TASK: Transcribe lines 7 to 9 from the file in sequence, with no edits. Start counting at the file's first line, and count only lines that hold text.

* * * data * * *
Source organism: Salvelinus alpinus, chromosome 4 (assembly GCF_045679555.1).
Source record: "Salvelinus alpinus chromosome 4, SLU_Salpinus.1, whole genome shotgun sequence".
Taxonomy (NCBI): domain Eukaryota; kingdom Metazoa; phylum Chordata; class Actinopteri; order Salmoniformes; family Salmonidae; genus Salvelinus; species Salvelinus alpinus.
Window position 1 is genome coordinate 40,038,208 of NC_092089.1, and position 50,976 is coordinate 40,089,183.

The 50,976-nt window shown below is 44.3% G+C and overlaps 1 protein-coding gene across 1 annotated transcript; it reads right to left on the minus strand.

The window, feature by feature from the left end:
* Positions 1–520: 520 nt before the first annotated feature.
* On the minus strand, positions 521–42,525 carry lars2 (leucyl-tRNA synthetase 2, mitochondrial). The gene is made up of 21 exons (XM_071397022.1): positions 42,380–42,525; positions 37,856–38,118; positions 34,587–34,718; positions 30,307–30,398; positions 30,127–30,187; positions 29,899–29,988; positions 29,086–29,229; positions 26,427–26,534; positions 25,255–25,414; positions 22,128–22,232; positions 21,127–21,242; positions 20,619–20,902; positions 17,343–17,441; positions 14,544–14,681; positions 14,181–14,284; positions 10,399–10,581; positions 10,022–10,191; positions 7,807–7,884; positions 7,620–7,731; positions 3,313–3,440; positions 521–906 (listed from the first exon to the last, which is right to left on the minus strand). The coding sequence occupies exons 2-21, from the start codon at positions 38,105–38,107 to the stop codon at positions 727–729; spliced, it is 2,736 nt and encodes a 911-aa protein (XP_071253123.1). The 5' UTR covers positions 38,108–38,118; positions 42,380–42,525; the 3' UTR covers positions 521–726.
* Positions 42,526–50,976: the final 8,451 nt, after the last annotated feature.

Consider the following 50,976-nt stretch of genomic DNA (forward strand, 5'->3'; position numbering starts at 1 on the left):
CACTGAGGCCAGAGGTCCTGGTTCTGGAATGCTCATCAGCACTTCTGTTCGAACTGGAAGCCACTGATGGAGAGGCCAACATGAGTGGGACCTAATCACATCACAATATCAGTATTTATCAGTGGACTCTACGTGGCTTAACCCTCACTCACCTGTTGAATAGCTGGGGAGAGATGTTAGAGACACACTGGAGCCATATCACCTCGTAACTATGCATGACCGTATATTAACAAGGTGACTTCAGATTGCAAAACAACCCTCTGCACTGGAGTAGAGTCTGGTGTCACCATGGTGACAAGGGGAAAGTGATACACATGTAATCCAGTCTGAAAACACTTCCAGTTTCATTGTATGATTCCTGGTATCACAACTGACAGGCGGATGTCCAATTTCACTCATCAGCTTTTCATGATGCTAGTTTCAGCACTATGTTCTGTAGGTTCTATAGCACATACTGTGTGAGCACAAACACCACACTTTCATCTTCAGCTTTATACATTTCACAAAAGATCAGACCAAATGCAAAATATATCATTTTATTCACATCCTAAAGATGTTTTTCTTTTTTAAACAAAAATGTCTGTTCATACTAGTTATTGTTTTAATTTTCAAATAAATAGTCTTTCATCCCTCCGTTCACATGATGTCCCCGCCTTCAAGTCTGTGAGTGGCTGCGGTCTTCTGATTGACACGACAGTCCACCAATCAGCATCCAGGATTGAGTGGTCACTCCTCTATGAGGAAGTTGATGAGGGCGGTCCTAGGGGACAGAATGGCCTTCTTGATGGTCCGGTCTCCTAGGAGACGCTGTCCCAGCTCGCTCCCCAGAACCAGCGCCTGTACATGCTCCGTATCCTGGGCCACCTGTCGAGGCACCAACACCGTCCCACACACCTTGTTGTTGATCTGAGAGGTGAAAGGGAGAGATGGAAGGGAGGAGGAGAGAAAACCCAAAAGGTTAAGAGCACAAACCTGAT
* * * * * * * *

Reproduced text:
* Positions 1–520: 520 nt before the first annotated feature.
* On the minus strand, positions 521–42,525 carry lars2 (leucyl-tRNA synthetase 2, mitochondrial). The gene is made up of 21 exons (XM_071397022.1): positions 42,380–42,525; positions 37,856–38,118; positions 34,587–34,718; positions 30,307–30,398; positions 30,127–30,187; positions 29,899–29,988; positions 29,086–29,229; positions 26,427–26,534; positions 25,255–25,414; positions 22,128–22,232; positions 21,127–21,242; positions 20,619–20,902; positions 17,343–17,441; positions 14,544–14,681; positions 14,181–14,284; positions 10,399–10,581; positions 10,022–10,191; positions 7,807–7,884; positions 7,620–7,731; positions 3,313–3,440; positions 521–906 (listed from the first exon to the last, which is right to left on the minus strand). The coding sequence occupies exons 2-21, from the start codon at positions 38,105–38,107 to the stop codon at positions 727–729; spliced, it is 2,736 nt and encodes a 911-aa protein (XP_071253123.1). The 5' UTR covers positions 38,108–38,118; positions 42,380–42,525; the 3' UTR covers positions 521–726.
* Positions 42,526–50,976: the final 8,451 nt, after the last annotated feature.